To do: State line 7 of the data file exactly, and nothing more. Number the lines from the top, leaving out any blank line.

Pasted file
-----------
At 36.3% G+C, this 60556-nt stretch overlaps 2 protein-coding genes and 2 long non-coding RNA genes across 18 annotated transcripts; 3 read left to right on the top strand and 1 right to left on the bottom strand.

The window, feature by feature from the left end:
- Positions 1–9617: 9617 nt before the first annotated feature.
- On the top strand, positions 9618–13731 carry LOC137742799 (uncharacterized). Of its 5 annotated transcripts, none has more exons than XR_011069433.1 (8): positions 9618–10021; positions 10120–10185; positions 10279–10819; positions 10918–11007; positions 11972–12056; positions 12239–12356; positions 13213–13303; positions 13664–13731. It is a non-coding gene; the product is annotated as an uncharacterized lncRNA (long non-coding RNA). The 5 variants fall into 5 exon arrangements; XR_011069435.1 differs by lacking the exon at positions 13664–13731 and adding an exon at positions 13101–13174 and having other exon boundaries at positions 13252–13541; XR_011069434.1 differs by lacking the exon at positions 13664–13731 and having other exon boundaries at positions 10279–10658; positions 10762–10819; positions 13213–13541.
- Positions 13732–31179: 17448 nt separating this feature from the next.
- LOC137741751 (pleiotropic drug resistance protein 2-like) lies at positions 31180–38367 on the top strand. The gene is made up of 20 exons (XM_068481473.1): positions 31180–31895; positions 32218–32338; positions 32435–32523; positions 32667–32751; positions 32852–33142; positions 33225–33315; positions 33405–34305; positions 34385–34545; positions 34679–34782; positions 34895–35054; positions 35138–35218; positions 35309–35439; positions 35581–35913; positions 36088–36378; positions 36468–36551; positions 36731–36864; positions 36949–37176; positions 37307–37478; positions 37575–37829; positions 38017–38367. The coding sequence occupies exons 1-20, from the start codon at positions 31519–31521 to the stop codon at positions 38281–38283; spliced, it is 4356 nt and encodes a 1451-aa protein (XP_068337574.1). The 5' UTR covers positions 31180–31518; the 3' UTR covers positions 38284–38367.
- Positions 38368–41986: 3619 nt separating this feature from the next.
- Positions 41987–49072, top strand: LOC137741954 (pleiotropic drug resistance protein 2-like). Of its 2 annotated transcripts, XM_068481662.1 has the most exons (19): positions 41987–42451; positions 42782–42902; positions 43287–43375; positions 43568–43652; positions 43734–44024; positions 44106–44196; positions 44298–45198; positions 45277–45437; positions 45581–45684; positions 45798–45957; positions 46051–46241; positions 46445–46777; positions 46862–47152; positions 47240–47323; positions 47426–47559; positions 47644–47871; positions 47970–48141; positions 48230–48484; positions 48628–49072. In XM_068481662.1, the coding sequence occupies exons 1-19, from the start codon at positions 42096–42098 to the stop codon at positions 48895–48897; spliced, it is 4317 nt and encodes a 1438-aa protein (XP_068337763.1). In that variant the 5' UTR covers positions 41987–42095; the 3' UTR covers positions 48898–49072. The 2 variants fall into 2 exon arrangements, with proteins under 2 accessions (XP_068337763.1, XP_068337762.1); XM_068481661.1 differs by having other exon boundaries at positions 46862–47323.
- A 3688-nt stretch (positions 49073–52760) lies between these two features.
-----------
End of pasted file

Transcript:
- Positions 38368–41986: 3619 nt separating this feature from the next.